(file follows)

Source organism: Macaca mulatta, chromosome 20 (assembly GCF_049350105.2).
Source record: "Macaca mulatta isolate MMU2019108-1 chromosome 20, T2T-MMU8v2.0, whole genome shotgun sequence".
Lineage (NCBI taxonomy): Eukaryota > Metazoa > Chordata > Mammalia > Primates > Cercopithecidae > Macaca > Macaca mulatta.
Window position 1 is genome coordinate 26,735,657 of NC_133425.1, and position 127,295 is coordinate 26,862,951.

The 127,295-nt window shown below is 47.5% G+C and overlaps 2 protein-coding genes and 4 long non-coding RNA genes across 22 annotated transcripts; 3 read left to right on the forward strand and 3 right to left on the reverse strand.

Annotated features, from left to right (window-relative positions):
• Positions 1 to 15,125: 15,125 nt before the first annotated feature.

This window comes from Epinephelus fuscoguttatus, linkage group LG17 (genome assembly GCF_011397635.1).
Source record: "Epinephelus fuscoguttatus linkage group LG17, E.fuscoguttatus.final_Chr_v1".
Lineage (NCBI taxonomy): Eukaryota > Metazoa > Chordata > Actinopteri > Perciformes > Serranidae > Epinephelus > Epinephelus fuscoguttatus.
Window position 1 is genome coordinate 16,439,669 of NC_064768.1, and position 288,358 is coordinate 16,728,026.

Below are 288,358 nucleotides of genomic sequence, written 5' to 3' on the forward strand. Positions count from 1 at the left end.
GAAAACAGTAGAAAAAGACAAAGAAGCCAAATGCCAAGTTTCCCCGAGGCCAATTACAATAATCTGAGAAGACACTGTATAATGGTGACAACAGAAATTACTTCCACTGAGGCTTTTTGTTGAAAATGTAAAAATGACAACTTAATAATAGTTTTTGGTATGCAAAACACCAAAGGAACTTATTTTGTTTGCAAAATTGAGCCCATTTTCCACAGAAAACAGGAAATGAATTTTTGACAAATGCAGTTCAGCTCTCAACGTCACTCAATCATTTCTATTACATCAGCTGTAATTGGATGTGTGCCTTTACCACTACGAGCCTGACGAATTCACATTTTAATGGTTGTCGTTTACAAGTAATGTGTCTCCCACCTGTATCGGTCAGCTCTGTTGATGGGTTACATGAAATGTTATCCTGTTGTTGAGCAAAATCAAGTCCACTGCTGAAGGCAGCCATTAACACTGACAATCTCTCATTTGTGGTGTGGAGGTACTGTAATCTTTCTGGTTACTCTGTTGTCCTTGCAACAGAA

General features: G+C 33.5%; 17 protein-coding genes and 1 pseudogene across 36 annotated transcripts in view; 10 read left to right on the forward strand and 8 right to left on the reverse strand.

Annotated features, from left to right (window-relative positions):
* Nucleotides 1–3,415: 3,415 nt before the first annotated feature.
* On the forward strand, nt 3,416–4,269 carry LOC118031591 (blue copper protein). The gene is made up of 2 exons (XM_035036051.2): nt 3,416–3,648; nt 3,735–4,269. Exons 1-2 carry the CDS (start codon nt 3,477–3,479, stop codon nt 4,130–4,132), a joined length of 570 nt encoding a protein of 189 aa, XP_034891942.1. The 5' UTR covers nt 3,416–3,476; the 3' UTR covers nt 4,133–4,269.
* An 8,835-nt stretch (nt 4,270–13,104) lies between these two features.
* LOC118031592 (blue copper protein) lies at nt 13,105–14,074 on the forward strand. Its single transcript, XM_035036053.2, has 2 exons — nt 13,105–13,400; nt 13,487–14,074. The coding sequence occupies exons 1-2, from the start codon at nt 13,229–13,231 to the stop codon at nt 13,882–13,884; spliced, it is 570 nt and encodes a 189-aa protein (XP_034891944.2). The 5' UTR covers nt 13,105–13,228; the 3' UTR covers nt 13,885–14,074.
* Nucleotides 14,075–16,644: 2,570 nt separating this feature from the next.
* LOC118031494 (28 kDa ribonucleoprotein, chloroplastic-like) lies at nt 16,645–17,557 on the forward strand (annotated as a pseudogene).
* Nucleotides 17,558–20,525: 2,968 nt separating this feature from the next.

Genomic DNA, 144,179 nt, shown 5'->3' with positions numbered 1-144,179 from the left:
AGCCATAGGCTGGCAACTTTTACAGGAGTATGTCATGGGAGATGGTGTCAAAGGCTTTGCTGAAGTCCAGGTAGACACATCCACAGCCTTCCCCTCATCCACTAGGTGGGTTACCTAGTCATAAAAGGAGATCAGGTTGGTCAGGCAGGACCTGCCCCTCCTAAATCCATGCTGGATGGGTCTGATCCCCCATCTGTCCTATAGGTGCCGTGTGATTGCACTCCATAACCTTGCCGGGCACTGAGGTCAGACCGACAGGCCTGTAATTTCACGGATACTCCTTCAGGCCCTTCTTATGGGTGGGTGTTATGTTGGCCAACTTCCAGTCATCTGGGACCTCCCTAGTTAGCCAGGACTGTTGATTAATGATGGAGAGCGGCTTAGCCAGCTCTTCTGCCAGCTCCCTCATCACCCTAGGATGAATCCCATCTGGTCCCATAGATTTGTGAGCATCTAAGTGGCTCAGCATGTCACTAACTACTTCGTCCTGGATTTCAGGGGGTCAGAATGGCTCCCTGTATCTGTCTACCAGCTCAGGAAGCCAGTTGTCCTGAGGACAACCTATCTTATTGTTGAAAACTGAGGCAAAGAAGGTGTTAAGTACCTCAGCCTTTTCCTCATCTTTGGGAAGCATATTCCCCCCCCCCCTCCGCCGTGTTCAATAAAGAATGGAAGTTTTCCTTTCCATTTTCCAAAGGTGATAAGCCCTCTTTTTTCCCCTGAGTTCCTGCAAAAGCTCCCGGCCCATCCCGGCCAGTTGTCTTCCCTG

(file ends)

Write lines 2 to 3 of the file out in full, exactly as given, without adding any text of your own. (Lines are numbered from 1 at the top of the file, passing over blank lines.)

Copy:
Source record: "Macaca mulatta isolate MMU2019108-1 chromosome 20, T2T-MMU8v2.0, whole genome shotgun sequence".
Lineage (NCBI taxonomy): Eukaryota > Metazoa > Chordata > Mammalia > Primates > Cercopithecidae > Macaca > Macaca mulatta.